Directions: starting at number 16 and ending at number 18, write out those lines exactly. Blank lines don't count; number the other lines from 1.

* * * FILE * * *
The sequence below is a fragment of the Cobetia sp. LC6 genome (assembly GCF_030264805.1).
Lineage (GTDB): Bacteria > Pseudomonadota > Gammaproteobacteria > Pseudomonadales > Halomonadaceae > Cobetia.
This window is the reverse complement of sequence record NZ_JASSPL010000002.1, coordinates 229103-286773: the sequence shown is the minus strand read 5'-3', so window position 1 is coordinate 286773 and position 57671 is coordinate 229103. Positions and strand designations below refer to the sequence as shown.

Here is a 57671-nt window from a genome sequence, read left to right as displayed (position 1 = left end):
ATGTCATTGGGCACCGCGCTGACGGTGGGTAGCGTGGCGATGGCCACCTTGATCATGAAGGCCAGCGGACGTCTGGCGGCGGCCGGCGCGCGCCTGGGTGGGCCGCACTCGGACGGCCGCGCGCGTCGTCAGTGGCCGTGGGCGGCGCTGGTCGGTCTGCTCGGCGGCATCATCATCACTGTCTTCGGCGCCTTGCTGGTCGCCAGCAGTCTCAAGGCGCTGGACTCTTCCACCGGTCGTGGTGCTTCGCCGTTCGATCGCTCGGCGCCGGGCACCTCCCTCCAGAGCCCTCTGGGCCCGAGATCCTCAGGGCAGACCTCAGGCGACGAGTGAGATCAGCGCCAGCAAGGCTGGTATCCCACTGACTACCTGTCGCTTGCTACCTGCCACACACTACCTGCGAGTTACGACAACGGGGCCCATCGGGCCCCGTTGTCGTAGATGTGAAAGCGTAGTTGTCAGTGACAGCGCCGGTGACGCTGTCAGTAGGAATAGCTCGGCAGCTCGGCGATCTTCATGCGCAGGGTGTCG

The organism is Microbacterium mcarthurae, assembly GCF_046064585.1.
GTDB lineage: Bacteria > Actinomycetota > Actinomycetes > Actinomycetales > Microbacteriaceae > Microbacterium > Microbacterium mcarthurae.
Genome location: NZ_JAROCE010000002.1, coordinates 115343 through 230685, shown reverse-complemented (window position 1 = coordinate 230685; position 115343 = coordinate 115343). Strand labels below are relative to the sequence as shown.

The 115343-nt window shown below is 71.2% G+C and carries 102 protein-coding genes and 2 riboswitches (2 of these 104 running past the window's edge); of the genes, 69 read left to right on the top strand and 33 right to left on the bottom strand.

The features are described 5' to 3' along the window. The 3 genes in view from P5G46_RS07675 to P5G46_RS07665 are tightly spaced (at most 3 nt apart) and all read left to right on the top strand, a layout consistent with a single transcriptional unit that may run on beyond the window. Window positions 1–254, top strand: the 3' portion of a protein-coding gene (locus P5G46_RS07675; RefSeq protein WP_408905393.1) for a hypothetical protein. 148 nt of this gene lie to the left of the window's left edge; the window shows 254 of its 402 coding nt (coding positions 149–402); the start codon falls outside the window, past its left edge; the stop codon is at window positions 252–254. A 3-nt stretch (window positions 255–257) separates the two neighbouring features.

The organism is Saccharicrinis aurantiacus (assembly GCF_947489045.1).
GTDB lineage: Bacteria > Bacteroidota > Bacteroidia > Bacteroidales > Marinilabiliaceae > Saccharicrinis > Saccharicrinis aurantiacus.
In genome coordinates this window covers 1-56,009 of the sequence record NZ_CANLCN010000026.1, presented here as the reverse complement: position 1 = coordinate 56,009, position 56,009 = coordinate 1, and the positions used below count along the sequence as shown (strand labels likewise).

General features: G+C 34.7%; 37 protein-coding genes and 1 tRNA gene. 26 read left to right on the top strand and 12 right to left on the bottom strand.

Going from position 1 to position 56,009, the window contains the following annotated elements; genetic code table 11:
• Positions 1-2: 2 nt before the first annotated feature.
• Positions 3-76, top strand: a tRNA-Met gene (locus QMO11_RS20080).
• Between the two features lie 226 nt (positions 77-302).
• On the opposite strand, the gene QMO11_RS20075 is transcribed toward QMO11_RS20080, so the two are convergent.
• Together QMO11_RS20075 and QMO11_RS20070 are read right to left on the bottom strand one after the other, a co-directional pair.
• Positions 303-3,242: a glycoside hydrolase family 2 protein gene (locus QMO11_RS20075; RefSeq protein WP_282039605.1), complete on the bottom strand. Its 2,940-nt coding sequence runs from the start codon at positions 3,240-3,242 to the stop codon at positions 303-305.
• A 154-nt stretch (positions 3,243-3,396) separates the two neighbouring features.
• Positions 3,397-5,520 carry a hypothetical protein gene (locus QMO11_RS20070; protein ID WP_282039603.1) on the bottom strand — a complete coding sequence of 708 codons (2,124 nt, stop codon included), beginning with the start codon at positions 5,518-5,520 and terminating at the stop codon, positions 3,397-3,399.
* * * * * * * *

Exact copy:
• Positions 1-2: 2 nt before the first annotated feature.
• Positions 3-76, top strand: a tRNA-Met gene (locus QMO11_RS20080).
• Between the two features lie 226 nt (positions 77-302).